Gianni Schicchi emerged after the interval in gloriously garish colours – at least so far as the staging was concerned. I sensed a kinship, perhaps coincidental, with Richard Jones’s Covent Garden production, though the updating comes closer to our time, with Rinuccio cheekily capturing moments à la mode on his telephone camera. The liveliness of the direction, every character’s movements and reactions carefully attended to and utterly convincing, even in loving caricature, was matched by a string of fine vocal performances. Again, the cliché of not a weak link in the cast held triumphantly; moreover, there was a real sense, quite an achievement this, of a true ‘company performance’. Ed Ballard’s assumption of the title role was a joy, as alert to words as to music as to stage action: another singer here from whom we shall surely hear more. I doubt that anything will convince me that ‘O mio babbino caro’ is not an unfortunate mistake, a fly in the ointment, though doubtless a case can be made for a moment when the brilliance of Puccini’s scherzo stops. That said, Charlotte Schoeters sang it and the rest of her role beautifully, making a winning pair with John Porter’s ardent Rinuccio. When I say that it is difficult to disentangle the other performances, I mean nothing but praise by that; to attempt to do so would degenerate into a mere repetition of the cast list, and the whole was far more than the sum of the parts. Robinson and the orchestra were perhaps on finer form still, that glistening orchestral brilliance to which I alluded married to an unerring sense of dramatic direction. Congratulations to all concerned!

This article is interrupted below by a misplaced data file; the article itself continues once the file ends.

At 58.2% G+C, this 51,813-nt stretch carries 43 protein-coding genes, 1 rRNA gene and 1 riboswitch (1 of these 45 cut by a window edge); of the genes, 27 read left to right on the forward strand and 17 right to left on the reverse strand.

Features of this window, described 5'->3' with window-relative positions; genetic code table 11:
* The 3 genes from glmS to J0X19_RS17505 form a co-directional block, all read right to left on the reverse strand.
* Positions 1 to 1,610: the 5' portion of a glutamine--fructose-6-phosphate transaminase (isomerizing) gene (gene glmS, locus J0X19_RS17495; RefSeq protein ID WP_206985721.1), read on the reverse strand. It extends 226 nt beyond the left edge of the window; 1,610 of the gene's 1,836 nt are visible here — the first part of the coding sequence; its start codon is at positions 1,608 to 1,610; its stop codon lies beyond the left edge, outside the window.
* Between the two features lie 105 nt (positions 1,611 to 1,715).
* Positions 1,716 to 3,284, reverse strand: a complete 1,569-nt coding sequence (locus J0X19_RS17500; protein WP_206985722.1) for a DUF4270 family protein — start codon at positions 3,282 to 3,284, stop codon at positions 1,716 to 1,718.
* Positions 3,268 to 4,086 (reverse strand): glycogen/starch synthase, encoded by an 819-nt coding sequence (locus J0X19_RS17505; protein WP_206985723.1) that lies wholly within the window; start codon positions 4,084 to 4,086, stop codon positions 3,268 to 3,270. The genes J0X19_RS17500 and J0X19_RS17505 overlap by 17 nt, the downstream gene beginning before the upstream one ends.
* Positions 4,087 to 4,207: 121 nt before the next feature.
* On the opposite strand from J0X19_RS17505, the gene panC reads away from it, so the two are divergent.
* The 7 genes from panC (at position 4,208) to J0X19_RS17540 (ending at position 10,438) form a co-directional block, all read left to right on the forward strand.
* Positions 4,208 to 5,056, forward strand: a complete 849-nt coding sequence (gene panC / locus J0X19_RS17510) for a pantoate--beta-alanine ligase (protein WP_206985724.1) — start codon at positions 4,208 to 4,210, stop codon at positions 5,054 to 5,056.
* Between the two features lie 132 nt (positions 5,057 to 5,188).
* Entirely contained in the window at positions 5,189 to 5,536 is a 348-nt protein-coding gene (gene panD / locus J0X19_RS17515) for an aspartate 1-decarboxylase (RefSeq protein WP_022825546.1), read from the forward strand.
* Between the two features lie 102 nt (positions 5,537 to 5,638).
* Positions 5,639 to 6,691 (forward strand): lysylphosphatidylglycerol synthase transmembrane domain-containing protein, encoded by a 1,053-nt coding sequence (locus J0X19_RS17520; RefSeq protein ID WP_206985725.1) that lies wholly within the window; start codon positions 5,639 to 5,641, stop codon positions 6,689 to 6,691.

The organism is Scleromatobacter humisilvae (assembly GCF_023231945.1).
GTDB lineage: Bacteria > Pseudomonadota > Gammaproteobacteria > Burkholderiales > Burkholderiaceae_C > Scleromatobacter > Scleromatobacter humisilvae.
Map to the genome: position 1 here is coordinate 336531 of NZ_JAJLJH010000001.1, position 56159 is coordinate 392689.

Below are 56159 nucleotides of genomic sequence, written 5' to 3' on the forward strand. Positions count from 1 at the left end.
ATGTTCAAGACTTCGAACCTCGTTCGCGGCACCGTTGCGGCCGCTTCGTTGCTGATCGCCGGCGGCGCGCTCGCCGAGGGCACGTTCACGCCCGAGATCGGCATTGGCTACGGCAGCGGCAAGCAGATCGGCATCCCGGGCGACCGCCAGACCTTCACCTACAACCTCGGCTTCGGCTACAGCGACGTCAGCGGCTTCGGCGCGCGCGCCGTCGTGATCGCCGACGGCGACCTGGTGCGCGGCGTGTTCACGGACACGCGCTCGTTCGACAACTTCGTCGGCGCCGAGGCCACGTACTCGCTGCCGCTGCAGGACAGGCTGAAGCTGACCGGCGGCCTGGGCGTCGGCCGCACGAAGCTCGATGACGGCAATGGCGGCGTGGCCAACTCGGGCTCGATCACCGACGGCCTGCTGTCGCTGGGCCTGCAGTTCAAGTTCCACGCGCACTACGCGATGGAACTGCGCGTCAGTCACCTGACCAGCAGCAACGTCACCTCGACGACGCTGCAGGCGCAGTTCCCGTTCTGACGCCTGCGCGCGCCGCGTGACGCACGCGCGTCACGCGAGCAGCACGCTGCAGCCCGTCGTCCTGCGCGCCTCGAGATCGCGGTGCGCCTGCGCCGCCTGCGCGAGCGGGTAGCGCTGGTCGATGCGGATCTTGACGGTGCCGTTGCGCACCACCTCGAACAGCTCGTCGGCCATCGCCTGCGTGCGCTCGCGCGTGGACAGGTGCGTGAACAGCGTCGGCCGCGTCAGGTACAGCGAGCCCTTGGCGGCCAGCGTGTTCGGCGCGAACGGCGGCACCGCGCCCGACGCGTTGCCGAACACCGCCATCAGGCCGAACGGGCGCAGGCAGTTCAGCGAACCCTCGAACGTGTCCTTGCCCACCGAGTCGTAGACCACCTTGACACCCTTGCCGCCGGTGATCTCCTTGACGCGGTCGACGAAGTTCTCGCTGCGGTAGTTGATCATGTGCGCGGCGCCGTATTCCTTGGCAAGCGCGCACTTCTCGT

Lisa Hirsch said...

Really curious about your take on "O mio babino caro," which is hilarious if done correctly - it gets milked for soppiness by an awful lot of sopranos, but, really, it is a comic aria.

Mark Berry said...

Lisa, that’s a very good point, although I don’t think it is how the aria is generally experienced. It was not milked here, certainly, which is a good thing, but I still think it has a tendency to stand out, as if it were to be taken entirely seriously. Audience responses do not help, I think. One senses and indeed sees people, doubless missing the point, sitting back to ‘enjoy’. I still think the work would be better off without it, just as, say, 'Tosca' would be without ‘Vissi d'arte’. As I learned on Twitter yesterday, Callas said it would be better cut; I find it difficult to disagree.